Oh, look at me now; I’m makin’ paper

I had heard about the Paper Museum. It had even been recommended to me as someplace to take G, but I thought, “A paper museum? How exciting can that really be?” It wasn’t until one of the moms at G’s music class recommended it as someplace her two sons loved to go that I decided to head there with G. And am I glad that I did because G loves it!

The first thing she loved was the water wheel outside the mill. The first time we went, she had me do an entire photo shoot; however, very few of the pictures turned out in focus. (Hashtag amateur photographer problems.) So when we went back with Andy the next month, she was super psyched to show him the water wheel.

Once you get inside, the museum has four floors and each floor discusses part of the paper making process and has an activity for you to do (which makes it great for kids).

The first thing you get to do is make paper. This is potentially messy and I recommend having on short sleeves for this part. The first time we went, I had on a hoodie and pulled my sleeves up, but still ended up with paper pulp all over the place.

Getting ready to make paper. This pose kills me. #lavieve #latergram #diva #canonrebelsl1

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This is the face of a girl who is REALLY excited to make some paper! #lavieve #latergram #makingpaper #canonrebelsl1

A photo posted by lizneilvoss (@lizneilvoss) on

Mixing the paper pulp into the water.


After thoroughly mixing the paper pulp into the water, you submerge the frame into the tub and slowly bring it back to the top. This (should) deposit enough pulp on the fine mesh to turn into a sheet of paper.

Teamwork. #lavieve #latergram #basel #switzerland #playingtourist #makingpaper #canonrebelsl1

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Draining off the water.

Once the excess water is drained off, you flip the paper onto a piece of felt.


Once several pieces have been made, the layers of paper and felt are put into a large press to squeeze out more water.


Then the sheets are separated out from the felt and put into these dryers. It only takes less than a minute to dry the paper this way.


This is, I imagine, a huge improvement over the traditional drying method, which takes a week.


Elsewhere on the main floor, you get to learn about other parts of the traditional paper-making process, like ripping up rotting rags to (I assume) make the pulp. This is something that would NEVER fly in the US, as that is actually a large blade covered by a removable piece of wood. I obviously didn’t allow G to actually play with it!


You can also find this tunnel which is mostly noteworthy because they don’t know what it was used for! I tried to get a picture of G sitting on the ledge in front of it, but she said it was too scary.


And if you’re Andy, you can marvel over how short people used to be and feel like a giant.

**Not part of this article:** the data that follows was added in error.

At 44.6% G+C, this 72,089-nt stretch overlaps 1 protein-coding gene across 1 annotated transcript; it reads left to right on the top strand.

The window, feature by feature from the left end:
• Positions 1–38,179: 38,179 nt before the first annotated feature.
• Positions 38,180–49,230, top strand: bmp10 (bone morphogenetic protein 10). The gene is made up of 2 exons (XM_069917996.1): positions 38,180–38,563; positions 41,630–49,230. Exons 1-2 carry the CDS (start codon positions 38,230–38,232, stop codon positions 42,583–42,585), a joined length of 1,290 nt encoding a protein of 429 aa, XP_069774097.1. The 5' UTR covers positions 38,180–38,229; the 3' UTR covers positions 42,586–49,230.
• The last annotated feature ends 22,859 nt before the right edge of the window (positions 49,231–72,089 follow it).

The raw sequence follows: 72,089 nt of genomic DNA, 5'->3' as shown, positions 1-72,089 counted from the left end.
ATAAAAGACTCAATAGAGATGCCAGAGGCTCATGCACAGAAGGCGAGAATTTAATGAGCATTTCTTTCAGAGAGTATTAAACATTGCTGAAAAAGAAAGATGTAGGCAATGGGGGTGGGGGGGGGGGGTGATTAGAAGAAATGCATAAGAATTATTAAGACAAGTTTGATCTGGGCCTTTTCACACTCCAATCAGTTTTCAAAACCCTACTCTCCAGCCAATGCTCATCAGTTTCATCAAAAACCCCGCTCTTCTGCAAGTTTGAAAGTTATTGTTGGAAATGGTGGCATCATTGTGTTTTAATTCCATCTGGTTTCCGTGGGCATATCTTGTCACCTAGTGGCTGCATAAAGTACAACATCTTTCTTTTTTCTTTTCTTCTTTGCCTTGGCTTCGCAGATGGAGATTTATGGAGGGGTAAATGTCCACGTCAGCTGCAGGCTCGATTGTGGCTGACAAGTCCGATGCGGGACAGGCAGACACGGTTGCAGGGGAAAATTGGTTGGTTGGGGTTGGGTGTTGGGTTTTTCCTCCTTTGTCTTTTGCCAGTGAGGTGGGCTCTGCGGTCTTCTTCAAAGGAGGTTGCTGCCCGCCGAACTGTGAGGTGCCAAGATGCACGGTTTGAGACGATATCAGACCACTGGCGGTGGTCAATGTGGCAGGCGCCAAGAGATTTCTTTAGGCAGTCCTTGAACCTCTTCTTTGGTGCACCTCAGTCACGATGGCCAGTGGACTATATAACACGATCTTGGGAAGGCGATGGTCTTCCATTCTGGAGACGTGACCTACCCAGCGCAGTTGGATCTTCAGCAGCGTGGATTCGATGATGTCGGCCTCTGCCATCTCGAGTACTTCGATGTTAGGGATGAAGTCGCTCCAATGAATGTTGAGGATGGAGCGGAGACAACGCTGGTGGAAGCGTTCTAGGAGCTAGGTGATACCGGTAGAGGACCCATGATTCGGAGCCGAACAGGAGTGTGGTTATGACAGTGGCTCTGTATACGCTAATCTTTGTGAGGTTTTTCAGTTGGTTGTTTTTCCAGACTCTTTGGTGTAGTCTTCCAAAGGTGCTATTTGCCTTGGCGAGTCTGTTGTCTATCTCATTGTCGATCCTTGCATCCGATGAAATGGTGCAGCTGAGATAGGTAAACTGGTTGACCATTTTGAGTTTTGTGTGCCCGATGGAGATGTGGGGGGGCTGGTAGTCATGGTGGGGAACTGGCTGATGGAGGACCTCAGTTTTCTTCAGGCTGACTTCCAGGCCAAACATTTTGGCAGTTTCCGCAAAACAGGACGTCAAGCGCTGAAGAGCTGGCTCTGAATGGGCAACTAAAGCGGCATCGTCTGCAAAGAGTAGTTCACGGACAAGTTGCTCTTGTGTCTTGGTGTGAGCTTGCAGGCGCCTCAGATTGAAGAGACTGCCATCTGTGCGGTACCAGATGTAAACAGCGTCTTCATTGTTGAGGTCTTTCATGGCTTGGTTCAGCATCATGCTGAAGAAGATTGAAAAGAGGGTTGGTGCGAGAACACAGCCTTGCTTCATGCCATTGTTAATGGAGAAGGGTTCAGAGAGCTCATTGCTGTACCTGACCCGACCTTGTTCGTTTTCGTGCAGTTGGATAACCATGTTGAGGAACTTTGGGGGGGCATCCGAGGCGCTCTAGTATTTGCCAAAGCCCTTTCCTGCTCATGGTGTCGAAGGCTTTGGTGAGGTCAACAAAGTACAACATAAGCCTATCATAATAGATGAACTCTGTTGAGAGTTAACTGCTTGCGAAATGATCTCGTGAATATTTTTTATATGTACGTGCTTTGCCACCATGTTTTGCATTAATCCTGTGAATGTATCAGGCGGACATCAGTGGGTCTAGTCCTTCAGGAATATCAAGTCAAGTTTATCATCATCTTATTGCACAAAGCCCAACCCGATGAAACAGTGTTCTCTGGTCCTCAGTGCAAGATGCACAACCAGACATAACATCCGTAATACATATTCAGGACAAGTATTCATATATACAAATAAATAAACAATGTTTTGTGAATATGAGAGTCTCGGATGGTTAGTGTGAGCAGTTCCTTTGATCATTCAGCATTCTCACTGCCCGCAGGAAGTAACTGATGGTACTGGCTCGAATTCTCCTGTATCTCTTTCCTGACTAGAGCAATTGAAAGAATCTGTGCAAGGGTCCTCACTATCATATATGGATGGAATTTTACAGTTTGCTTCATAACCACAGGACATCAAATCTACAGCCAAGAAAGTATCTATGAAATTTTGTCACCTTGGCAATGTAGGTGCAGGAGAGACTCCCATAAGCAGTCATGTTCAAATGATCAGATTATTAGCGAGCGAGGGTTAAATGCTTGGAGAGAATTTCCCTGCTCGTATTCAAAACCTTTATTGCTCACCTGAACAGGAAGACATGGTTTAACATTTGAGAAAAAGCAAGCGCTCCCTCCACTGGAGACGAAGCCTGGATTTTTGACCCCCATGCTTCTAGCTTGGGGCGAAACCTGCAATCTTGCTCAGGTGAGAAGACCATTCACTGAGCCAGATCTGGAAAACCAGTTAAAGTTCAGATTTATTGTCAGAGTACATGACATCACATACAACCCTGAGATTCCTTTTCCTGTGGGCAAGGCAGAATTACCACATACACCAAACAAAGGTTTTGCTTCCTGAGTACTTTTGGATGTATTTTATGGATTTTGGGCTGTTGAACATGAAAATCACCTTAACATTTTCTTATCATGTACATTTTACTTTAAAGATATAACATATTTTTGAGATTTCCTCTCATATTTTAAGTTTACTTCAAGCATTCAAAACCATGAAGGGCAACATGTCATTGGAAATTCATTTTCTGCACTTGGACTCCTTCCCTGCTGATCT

On the next floor, you can learn about the development of the written language. There are a lot of interactive displays. With an older child, this is probably an excellent learning opportunity. G mostly saw them as things to play with.


Each of these wheels shows how a specific picture has developed into a letter.


And this tree shows the relationship of various written languages. Very cool.


You can also try your hand at calligraphy. There is a guide to help you try to write correctly, but I didn’t put G through that. (We’ll focus on her developing penmanship first.) After you finish writing your message, there is a volunteer on hand to seal your paper up with melting wax and a stamp of your choice!

Moving up another level, you can learn about the development of the printing press.



There are several working printing presses on display, as well as bins and bins of letters. The thought of setting all of those little backwards letters to print pages is kind of mind-boggling.


You can also use a small printing press to print a picture onto a piece of paper as well as emboss a sun into the paper. G thought it was very cool.

On the top floor, you can learn about book binding.


As with other parts of the museum, you can see some of the old equipment on display.

They do bind new books at the museum as well. The first time G and I went, there was a man binding books to be sold at a release party later that month. Very cool.

The top floor activity is probably my favorite: marbling paper.

Marbling some paper. #lavieve #latergram #basel #switzerland #abeautifulmess

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Some beautiful results.

You can choose your own color scheme and swirl the colors into your desired design.


When you’re ready, you press a sheet of paper onto the ink and smooth it out. You want the entire sheet of paper to come in contact with the design you made.

Then you take the paper off, use a squeegee to remove the excess liquid, and one of the museum staff rinses the paper and uses a dryer to dry the paper (just like on the first floor).


My paper + G’s in the background.

Some of the results of this activity are absolutely gorgeous. We’ve even framed one of G’s sheets and will be hanging it in her room after we rearrange to accommodate her new bed.

Admission to the museum seems a little pricey for adults, but G’s admission is free. We also plan on getting an annual museum pass this year and admission to the Paper Museum will be included! Considering how many hands-on activities you get to do, and that you get to bring home paper you made, pressed, and marbled yourself, the cost seems much more reasonable.


4 thoughts on “Oh, look at me now; I’m makin’ paper

    • If I had been more on top of things, I think G’s grandparents would’ve gotten marbled paper as gifts this past Christmas, but there’s always next year 🙂

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